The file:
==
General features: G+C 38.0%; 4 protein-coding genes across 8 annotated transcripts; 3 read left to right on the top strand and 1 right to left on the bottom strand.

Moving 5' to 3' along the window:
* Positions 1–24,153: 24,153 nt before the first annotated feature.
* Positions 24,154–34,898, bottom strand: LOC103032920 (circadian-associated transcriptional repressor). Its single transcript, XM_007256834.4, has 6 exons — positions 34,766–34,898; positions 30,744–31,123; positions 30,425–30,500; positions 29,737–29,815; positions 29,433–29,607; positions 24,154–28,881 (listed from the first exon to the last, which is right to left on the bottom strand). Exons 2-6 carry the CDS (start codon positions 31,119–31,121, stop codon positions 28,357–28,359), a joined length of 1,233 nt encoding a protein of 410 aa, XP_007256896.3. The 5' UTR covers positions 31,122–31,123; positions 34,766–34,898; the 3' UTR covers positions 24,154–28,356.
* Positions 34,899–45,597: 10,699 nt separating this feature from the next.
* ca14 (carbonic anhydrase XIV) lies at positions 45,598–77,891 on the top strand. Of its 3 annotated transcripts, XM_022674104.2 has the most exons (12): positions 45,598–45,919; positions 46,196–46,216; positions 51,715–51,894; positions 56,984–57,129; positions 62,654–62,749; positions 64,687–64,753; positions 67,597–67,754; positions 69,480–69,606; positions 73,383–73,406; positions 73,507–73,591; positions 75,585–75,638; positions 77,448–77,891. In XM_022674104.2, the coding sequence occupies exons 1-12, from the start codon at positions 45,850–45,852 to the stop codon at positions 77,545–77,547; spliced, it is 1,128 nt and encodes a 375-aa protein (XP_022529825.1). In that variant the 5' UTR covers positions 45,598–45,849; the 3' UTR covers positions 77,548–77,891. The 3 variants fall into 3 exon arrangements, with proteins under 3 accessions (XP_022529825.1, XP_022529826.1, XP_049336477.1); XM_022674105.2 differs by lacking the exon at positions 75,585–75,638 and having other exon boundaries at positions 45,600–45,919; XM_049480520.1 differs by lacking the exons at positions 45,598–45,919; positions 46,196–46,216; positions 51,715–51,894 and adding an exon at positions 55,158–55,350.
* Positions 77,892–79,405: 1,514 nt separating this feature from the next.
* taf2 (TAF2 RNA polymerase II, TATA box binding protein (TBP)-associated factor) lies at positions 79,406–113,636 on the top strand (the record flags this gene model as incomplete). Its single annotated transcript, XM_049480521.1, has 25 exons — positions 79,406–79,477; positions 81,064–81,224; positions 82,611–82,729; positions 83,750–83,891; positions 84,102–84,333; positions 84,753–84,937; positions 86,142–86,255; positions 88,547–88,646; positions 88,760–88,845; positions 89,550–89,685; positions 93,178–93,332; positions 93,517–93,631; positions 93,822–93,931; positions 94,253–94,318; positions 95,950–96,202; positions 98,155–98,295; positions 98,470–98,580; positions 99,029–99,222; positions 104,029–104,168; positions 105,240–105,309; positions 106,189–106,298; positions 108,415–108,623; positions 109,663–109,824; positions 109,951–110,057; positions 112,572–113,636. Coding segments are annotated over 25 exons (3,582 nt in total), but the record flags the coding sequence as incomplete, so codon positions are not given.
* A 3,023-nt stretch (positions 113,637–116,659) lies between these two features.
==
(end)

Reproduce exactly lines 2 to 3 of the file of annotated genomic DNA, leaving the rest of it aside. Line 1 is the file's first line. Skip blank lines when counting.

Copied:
Moving 5' to 3' along the window:
* Positions 1–24,153: 24,153 nt before the first annotated feature.